The song’s musicianship during the final two minutes (one if you’re hearing the single version) is one of the clearer examples illustrating the duo’s success in writing successful, catchy hits that they integrate within their style. With a very lighthearted music video that goes hand in hand with the lyrics, this fun tune becomes a song about the struggles of maintaining a relationship where the problems are brushed over rather than fixed (new carpets are added on top of the ruined ones).
1- I’m That Guy
While fans of the duo would be surprised not to see the fan favorite “The Prettiest Virgin” take this spot, Agar Agar’s top song title should more deservingly go to their second most popular song, “I’m That Guy”. To me, this song feels like the embodiment of all of the band’s different sides wrapped within a very perfect, 7-minute delivery. The song has it all: weird spoken verses, elaborate analogue instrumentations, a beautiful chorus, an exciting beat, and probably their most satisfying buildup – leading to a 2 minute finale that pays off in every way. From the chanted “Ah, give me goosebumps” taking advantage of Clara’s beautiful voice, to the beat that is sure to get heads moving in the crowd, the song sucks you right into it.
It introduces the band’s signature spoken-word bits that were to come in future songs like “Shiver”, admittedly written spontaneously mostly by throwing gibberish words/sounds. Yet despite all the strange quirks not found in many of today’s radio-friendly songs, Agar Agar manage to deliver their creation in a commercially successful envelope. And while the duo has expressed their disinterest in making more songs that cater to listeners commercially rather than experimentally, I believe their most brilliant songs were the ones that managed to combine their style with a more friendly, pop-driven style, explaining my top 2 picks on this list.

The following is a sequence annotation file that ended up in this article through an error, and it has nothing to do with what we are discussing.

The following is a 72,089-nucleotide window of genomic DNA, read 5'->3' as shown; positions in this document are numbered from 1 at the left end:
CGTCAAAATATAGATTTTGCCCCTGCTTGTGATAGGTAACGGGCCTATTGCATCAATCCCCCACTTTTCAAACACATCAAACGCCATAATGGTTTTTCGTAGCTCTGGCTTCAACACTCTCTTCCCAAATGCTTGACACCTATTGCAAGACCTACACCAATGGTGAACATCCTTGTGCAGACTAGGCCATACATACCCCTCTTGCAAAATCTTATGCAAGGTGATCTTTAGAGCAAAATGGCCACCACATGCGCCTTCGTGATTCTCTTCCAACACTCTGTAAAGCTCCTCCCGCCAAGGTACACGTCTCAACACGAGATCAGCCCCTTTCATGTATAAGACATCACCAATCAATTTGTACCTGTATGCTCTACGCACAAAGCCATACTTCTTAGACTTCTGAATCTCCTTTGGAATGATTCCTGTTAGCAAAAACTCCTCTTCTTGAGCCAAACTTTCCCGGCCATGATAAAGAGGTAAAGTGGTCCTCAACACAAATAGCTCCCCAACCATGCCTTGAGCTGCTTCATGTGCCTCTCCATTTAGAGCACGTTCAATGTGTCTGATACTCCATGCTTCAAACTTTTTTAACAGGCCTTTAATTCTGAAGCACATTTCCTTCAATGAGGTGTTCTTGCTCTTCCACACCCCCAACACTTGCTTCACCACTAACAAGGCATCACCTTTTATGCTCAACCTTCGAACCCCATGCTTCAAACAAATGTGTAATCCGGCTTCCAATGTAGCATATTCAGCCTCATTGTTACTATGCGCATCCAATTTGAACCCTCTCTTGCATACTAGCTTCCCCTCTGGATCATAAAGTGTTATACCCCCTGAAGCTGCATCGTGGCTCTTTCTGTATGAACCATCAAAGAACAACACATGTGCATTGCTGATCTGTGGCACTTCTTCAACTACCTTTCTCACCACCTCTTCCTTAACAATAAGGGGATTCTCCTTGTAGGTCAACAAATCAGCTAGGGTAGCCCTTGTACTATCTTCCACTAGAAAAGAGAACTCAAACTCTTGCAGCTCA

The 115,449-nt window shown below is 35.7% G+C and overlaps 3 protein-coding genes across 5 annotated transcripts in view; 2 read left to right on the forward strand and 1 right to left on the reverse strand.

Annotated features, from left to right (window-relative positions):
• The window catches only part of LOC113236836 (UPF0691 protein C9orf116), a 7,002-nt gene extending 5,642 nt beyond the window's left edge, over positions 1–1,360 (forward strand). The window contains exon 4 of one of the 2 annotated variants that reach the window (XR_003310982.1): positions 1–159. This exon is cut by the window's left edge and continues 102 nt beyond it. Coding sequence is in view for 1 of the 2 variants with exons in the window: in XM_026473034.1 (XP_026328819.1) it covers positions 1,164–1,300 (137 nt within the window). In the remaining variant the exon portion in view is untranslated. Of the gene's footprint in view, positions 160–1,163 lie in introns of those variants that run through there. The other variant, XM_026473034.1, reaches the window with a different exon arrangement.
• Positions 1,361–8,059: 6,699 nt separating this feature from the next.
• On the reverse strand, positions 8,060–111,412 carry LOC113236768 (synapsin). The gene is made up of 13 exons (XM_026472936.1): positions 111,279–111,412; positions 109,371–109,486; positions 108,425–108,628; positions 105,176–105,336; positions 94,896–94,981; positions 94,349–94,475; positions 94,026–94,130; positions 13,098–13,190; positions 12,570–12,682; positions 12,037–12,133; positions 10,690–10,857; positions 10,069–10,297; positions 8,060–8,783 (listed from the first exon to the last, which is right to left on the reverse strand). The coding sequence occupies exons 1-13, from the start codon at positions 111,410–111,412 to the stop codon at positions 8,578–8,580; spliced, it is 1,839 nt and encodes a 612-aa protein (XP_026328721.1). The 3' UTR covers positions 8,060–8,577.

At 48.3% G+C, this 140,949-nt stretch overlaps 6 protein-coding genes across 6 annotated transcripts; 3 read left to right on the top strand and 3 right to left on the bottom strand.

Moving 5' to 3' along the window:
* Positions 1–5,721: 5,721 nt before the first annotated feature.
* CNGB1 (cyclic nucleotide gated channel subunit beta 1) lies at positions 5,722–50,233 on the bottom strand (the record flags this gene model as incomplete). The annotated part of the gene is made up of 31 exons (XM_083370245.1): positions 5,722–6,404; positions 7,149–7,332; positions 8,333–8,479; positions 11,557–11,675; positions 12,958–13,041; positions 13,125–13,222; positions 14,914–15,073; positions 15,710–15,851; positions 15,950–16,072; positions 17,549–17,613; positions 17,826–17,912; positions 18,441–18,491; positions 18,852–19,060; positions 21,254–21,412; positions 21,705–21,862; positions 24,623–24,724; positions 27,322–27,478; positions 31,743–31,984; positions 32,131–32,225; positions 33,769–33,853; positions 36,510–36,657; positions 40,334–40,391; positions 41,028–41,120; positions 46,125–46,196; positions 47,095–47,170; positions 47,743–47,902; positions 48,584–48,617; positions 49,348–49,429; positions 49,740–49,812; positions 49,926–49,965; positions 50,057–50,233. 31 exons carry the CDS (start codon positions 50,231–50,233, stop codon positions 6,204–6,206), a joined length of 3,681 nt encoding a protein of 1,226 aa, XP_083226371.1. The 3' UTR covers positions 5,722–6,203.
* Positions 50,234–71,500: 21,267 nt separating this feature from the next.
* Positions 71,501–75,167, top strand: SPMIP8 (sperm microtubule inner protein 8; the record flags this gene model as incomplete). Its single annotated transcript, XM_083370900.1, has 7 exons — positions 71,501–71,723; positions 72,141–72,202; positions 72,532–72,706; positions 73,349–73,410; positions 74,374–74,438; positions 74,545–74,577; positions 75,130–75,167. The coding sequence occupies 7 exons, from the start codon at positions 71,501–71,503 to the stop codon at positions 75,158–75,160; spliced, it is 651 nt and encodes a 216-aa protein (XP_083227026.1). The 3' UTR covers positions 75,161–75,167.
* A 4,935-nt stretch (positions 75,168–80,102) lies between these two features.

Honorable Mention: The Prettiest Virgin
Which brings me to their most popular song, and why I didn’t put it on the list. This song is, by all means, great. However it is clearly meant as a purely commercial pop song, which is extremely enjoyable and radio-friendly at first, yet gets stale pretty quickly, and barely has anything new to offer. Even the duo expressed how little they like the song, and how little it represents them, often calling it silly. Nevertheless, it’s safe to say that the song did succeed in doing its job: it brought Agar Agar into the light, and gave them a huge fanbase that wouldn’t have been exposed to their more creative songs had they not released “The Prettiest Virgin”. In a way, this song is their own “Creep”.